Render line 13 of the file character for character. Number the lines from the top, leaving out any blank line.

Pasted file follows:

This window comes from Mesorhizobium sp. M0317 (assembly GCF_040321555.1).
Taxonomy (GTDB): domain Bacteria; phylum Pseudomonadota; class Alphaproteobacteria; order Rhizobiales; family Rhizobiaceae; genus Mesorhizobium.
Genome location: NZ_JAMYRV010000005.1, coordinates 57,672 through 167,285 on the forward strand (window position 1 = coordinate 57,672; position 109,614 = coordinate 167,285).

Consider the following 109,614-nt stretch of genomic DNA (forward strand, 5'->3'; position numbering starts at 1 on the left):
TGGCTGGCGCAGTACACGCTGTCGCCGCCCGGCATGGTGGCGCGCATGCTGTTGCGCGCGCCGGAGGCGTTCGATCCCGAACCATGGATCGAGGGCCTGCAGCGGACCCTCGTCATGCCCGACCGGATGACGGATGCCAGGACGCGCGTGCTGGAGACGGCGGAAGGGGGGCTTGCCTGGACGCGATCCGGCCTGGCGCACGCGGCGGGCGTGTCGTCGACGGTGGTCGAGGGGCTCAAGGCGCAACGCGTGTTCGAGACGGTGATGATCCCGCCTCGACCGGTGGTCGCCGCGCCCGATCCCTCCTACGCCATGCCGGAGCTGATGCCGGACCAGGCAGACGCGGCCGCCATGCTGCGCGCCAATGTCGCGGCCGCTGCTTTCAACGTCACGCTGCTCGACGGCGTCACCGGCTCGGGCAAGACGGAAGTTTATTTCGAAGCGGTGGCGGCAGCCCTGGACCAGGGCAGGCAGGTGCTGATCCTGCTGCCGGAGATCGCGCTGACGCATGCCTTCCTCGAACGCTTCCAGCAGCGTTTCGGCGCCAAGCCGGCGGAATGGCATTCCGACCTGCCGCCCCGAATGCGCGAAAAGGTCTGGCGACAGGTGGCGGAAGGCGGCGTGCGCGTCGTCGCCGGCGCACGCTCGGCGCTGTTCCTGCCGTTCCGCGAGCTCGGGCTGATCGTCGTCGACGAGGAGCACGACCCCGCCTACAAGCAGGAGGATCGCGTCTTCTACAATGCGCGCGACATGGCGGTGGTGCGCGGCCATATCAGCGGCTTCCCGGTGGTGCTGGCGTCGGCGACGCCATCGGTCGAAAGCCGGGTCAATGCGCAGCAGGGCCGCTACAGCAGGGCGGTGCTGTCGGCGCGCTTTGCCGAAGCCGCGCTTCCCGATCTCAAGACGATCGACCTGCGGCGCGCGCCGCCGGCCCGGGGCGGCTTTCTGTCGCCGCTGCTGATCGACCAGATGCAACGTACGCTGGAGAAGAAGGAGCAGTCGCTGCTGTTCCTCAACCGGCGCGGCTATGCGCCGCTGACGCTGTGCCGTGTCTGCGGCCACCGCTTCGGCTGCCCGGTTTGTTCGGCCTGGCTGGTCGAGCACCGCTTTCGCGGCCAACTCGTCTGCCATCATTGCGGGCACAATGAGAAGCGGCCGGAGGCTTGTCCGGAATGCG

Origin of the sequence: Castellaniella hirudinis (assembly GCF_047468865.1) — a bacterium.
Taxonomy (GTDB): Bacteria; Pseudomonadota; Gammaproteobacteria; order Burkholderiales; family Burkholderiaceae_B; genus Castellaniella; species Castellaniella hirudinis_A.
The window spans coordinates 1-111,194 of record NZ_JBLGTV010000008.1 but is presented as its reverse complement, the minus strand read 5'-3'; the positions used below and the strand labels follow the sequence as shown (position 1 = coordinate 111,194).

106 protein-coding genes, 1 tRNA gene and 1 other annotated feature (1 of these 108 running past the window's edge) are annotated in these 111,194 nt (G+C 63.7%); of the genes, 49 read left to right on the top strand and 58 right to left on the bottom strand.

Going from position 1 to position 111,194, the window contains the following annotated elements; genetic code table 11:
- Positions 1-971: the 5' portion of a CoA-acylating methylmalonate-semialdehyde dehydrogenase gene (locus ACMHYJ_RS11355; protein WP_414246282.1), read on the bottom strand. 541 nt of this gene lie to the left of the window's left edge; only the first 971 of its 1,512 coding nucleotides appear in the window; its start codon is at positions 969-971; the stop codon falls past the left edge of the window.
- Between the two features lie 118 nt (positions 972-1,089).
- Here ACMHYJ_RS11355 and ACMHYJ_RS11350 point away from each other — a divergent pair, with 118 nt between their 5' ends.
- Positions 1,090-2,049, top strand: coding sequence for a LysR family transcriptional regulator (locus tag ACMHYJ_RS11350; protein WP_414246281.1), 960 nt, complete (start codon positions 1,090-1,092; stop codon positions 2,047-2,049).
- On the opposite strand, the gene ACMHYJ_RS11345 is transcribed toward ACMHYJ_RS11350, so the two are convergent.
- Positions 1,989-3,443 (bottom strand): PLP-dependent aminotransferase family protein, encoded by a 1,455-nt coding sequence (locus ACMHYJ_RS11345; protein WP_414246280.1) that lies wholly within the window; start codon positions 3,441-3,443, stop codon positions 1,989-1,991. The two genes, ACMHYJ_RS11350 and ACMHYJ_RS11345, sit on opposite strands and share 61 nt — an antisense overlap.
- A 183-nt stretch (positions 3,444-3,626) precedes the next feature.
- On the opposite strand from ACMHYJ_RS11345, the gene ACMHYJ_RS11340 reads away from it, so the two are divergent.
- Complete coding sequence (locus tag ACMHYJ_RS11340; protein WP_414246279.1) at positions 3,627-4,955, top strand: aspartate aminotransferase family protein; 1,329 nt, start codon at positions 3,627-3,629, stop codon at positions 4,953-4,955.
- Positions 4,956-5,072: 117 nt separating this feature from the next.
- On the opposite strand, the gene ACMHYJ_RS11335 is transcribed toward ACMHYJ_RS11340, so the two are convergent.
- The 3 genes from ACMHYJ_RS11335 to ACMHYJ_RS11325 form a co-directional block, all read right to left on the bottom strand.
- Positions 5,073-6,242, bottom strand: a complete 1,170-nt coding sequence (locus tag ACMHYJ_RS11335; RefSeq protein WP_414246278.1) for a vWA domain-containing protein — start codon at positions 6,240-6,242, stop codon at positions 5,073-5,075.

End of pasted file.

- Here ACMHYJ_RS11355 and ACMHYJ_RS11350 point away from each other — a divergent pair, with 118 nt between their 5' ends.